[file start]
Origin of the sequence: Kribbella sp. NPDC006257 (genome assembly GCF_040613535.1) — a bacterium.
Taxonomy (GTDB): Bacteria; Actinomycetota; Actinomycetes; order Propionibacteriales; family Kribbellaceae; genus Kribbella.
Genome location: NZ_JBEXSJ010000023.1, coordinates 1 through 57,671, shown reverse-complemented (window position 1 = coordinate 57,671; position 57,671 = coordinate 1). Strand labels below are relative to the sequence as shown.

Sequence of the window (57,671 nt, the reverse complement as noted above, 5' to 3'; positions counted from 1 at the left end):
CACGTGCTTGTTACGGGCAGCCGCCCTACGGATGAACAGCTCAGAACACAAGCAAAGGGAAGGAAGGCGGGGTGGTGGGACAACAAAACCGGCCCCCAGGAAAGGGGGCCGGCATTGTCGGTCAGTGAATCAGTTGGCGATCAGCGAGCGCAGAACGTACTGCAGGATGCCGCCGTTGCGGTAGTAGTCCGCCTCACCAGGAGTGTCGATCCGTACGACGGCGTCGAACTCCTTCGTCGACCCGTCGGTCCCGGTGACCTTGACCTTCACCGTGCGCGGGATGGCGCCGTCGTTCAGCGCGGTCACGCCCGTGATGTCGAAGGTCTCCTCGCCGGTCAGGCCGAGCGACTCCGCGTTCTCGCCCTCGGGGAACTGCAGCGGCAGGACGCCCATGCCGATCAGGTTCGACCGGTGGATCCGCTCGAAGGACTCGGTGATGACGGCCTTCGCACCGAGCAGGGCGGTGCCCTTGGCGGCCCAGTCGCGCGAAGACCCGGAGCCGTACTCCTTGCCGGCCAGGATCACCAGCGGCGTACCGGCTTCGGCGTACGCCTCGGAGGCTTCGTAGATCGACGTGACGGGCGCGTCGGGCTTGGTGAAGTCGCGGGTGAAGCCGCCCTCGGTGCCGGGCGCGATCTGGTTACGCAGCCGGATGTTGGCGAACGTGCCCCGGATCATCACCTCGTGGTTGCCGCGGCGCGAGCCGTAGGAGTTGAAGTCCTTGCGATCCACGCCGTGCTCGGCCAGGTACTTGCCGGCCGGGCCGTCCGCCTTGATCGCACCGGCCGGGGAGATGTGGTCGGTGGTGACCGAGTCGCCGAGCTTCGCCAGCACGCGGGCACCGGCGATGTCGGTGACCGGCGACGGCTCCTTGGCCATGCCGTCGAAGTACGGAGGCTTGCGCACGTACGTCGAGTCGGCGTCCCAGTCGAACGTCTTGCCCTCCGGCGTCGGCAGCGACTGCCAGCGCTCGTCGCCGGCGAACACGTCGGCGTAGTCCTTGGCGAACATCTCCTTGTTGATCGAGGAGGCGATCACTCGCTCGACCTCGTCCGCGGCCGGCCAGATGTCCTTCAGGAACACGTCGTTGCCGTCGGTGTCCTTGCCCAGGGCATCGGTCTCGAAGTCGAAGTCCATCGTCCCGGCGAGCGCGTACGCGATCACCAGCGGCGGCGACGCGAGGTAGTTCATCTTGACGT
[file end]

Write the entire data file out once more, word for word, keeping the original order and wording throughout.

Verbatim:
Origin of the sequence: Kribbella sp. NPDC006257 (genome assembly GCF_040613535.1) — a bacterium.
Taxonomy (GTDB): Bacteria; Actinomycetota; Actinomycetes; order Propionibacteriales; family Kribbellaceae; genus Kribbella.
Genome location: NZ_JBEXSJ010000023.1, coordinates 1 through 57,671, shown reverse-complemented (window position 1 = coordinate 57,671; position 57,671 = coordinate 1). Strand labels below are relative to the sequence as shown.

Sequence of the window (57,671 nt, the reverse complement as noted above, 5' to 3'; positions counted from 1 at the left end):
CACGTGCTTGTTACGGGCAGCCGCCCTACGGATGAACAGCTCAGAACACAAGCAAAGGGAAGGAAGGCGGGGTGGTGGGACAACAAAACCGGCCCCCAGGAAAGGGGGCCGGCATTGTCGGTCAGTGAATCAGTTGGCGATCAGCGAGCGCAGAACGTACTGCAGGATGCCGCCGTTGCGGTAGTAGTCCGCCTCACCAGGAGTGTCGATCCGTACGACGGCGTCGAACTCCTTCGTCGACCCGTCGGTCCCGGTGACCTTGACCTTCACCGTGCGCGGGATGGCGCCGTCGTTCAGCGCGGTCACGCCCGTGATGTCGAAGGTCTCCTCGCCGGTCAGGCCGAGCGACTCCGCGTTCTCGCCCTCGGGGAACTGCAGCGGCAGGACGCCCATGCCGATCAGGTTCGACCGGTGGATCCGCTCGAAGGACTCGGTGATGACGGCCTTCGCACCGAGCAGGGCGGTGCCCTTGGCGGCCCAGTCGCGCGAAGACCCGGAGCCGTACTCCTTGCCGGCCAGGATCACCAGCGGCGTACCGGCTTCGGCGTACGCCTCGGAGGCTTCGTAGATCGACGTGACGGGCGCGTCGGGCTTGGTGAAGTCGCGGGTGAAGCCGCCCTCGGTGCCGGGCGCGATCTGGTTACGCAGCCGGATGTTGGCGAACGTGCCCCGGATCATCACCTCGTGGTTGCCGCGGCGCGAGCCGTAGGAGTTGAAGTCCTTGCGATCCACGCCGTGCTCGGCCAGGTACTTGCCGGCCGGGCCGTCCGCCTTGATCGCACCGGCCGGGGAGATGTGGTCGGTGGTGACCGAGTCGCCGAGCTTCGCCAGCACGCGGGCACCGGCGATGTCGGTGACCGGCGACGGCTCCTTGGCCATGCCGTCGAAGTACGGAGGCTTGCGCACGTACGTCGAGTCGGCGTCCCAGTCGAACGTCTTGCCCTCCGGCGTCGGCAGCGACTGCCAGCGCTCGTCGCCGGCGAACACGTCGGCGTAGTCCTTGGCGAACATCTCCTTGTTGATCGAGGAGGCGATCACTCGCTCGACCTCGTCCGCGGCCGGCCAGATGTCCTTCAGGAACACGTCGTTGCCGTCGGTGTCCTTGCCCAGGGCATCGGTCTCGAAGTCGAAGTCCATCGTCCCGGCGAGCGCGTACGCGATCACCAGCGGCGGCGACGCGAGGTAGTTCATCTTGACGT